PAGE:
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Duke student paper column blasts NCCU's academic standards

A Duke spokesman says the university does not support The Chronicle column, which blasts North Carolina Central University's academic standards.

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DURHAM, N.C. — A Duke University spokesman said Friday the university neither stands behind nor supports an opinion piece that its student-run newspaper published last week and that blasts the academic standards of nearby North Carolina Central University.

In the May 15 piece, "Summa cum loony," guest columnist Kristin Butler, who graduated this year, criticizes NCCU for awarding a diploma to Crystal Mangum, the woman who accused three former Duke lacrosse players of raping and sexually assaulting her in March 2006. She began by noting that NCCU graduated a man last year who had been convicted of armed robbery of two Duke students a decade earlier.

Butler, a Duke student, says Mangum's actions were "flagrant violations" of NCCU's honor code. At the time of the alleged assault, Mangum, who worked as an exotic dancer, was enrolled at NCCU.

Among the violations, Butler writes: lewd, indecent or obscene conduct, violation of the alcohol policy and "the real doozie, 'knowingly making in public a false [oral or] written or printed statement with the intent to deceive and/or mislead or injure the character or reputation of another.'"

"Because of the university's blatant refusal to enforce its own rules, I will never again take an NCCU degree seriously," she writes, because it "no longer guarantees good character, and it's just too hard to tell the thugs and liars apart from the high-performing majority."

The Chronicle's editor, Chelsea Allison, said she supported the decision to run the column, but that the opinions expressed in it are the author's alone and do not reflect that of the paper or its staff.

"At The Chronicle, we value the right to free speech, and I don't think that whether I agree with the views in a column is necessarily relevant to making editorial decisions," she said in a statement.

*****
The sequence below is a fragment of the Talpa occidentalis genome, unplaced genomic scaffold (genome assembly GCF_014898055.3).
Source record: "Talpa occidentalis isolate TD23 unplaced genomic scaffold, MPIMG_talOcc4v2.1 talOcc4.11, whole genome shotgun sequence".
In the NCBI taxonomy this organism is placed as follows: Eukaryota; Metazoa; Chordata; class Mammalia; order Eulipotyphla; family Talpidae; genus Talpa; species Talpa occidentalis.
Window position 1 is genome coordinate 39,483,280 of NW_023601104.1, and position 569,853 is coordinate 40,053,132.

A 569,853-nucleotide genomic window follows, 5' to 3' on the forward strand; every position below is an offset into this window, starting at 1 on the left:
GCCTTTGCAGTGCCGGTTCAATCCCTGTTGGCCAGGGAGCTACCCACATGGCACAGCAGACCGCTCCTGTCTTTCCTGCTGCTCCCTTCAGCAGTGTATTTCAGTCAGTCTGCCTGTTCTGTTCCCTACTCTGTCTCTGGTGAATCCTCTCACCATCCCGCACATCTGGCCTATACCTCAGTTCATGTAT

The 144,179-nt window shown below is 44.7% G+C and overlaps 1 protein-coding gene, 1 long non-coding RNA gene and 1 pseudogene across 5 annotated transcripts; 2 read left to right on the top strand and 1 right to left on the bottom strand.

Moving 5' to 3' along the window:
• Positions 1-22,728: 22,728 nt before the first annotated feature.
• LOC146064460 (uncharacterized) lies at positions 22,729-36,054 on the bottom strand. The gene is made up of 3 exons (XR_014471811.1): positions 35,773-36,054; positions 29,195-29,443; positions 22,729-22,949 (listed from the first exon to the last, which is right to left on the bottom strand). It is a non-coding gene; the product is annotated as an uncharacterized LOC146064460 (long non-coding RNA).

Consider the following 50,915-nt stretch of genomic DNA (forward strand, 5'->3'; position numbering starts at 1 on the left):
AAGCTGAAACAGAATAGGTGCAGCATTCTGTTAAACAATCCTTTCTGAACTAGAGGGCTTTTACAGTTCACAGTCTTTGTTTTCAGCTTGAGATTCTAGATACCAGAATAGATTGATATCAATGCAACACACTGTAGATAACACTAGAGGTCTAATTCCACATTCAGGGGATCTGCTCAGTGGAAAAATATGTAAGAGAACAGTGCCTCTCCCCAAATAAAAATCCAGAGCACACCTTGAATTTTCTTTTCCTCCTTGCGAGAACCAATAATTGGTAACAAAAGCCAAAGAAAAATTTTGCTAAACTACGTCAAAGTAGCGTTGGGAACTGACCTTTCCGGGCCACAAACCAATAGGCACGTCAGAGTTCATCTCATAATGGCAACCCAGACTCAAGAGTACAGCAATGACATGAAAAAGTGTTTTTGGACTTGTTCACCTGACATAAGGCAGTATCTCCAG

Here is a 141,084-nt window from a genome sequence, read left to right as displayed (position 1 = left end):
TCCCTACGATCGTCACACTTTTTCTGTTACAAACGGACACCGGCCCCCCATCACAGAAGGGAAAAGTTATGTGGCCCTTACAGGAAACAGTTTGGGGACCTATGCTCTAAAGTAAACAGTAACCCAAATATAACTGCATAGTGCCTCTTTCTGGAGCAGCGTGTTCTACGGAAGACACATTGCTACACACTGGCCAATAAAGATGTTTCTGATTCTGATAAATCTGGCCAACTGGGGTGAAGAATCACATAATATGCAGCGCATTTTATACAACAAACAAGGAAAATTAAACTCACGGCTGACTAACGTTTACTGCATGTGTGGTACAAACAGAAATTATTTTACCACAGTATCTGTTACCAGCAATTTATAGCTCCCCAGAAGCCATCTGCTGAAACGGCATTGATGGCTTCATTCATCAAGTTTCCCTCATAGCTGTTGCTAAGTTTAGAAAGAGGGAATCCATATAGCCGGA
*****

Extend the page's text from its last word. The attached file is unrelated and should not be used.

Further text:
"'Summa cum loony' has sparked a very passionate dialogue, and we have published and plan to continue to publish responses from NCCU alums and others with interest in the issue," Allison added.

The two universities have had a fragile relationship since Mangum's allegations surfaced more than two years ago, raising the issue of race and class in Durham.

Keith Lawrence, Duke's director of media relations, said The Chronicle is editorially independent of the university, which has no control over what is printed.

The university did reach out to NCCU following the column's publication to express its concern, however.

Lawrence said the two schools have worked hard to maintain a solid relationship and added that he hopes the column not jeopardize it.

NCCU had no comment. Some students on Monday said they were offended, but many said they paid little attention to it.

A column in an April 18, 2007, edition of NCCU's student newspaper, The Campus Echo, referred to Duke lacrosse case and called for physical violence. The reaction from then-Chancellor James Ammons was much like Duke's reaction to Butler's column.

In "Death to All Rapists," guest columnist Solomon Burnette wrote that black people cannot expect justice from the legal system and said "retributive correction," "whether intellectually, artistically or physically," was needed.

Ammons said the inflammatory views were Burnette's and that the university did not advocate violence as a means to seek justice.



Bruce Mildwurf, Reporter
Terry Cantrell, Photographer
Kelly Gardner, Web Editor

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